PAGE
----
More on Internet-driven reality shopping, and ideologically-loaded cultural speciation:
It is the beauty and the tragedy of the Internet age. As it becomes easier for anyone to build their own audience, it becomes harder for those audience members to separate fact from fiction from the gray area in between. As media consumers, we now have the freedom to self-select the truth that most closely resembles our existing beliefs, which makes our media habits fairly good indicators of our political beliefs. If your top news source is CNN, for instance, studies show you’re more likely to be liberal. If local radio and TV figure prominently in your news habits, you’re more likely to be conservative. […] Meanwhile, since the early 2000s, the American National Election Studies show that partisanship in the US has spiked drastically, with Americans on either side of the aisle harboring ever colder feelings about their political opponents. It’s hard to prove the country’s increasingly polarized media habits had anything to do with that, but it’s also hard to believe the two trends are unrelated. The country is being fed wildly different stories, all from media outlets claiming the other side is biased.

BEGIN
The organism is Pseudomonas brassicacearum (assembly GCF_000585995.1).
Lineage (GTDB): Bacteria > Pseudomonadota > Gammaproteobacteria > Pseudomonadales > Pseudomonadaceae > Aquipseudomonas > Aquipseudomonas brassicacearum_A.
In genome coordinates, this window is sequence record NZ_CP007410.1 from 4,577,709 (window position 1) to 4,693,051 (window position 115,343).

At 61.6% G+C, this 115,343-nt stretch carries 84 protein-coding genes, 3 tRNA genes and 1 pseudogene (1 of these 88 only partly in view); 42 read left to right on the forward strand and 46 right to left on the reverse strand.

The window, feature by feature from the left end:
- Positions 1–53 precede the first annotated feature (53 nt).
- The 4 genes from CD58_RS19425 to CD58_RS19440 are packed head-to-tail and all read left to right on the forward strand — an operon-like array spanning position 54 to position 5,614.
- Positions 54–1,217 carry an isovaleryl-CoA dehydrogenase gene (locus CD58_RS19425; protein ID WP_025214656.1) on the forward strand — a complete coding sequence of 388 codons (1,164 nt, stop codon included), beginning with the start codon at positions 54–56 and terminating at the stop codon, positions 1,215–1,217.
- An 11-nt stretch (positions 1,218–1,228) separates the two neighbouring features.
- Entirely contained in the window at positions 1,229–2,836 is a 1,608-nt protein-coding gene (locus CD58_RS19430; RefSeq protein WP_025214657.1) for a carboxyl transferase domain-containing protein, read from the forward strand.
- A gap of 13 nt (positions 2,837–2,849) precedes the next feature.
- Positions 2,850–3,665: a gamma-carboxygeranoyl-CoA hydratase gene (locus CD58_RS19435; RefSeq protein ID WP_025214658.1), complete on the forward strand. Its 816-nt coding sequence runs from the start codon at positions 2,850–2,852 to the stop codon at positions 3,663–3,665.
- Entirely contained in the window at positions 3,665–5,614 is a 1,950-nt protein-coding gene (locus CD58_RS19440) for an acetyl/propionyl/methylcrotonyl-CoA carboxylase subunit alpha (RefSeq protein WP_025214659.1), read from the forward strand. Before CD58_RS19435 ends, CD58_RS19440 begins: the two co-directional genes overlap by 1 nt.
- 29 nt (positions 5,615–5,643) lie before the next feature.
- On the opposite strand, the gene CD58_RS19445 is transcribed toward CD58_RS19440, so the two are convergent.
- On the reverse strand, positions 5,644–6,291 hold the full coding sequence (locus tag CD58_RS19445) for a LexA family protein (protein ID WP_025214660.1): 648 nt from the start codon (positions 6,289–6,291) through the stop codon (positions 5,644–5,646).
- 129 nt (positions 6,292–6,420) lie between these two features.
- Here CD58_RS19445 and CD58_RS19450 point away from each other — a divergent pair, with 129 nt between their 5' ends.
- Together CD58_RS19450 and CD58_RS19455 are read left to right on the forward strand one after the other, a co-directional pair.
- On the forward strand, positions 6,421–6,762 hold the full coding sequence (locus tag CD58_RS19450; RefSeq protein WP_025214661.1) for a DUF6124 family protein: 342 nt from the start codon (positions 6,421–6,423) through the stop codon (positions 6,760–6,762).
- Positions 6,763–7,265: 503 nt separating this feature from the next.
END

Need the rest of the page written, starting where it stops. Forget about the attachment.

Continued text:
Media revolutions break things up. At least, the printing press did.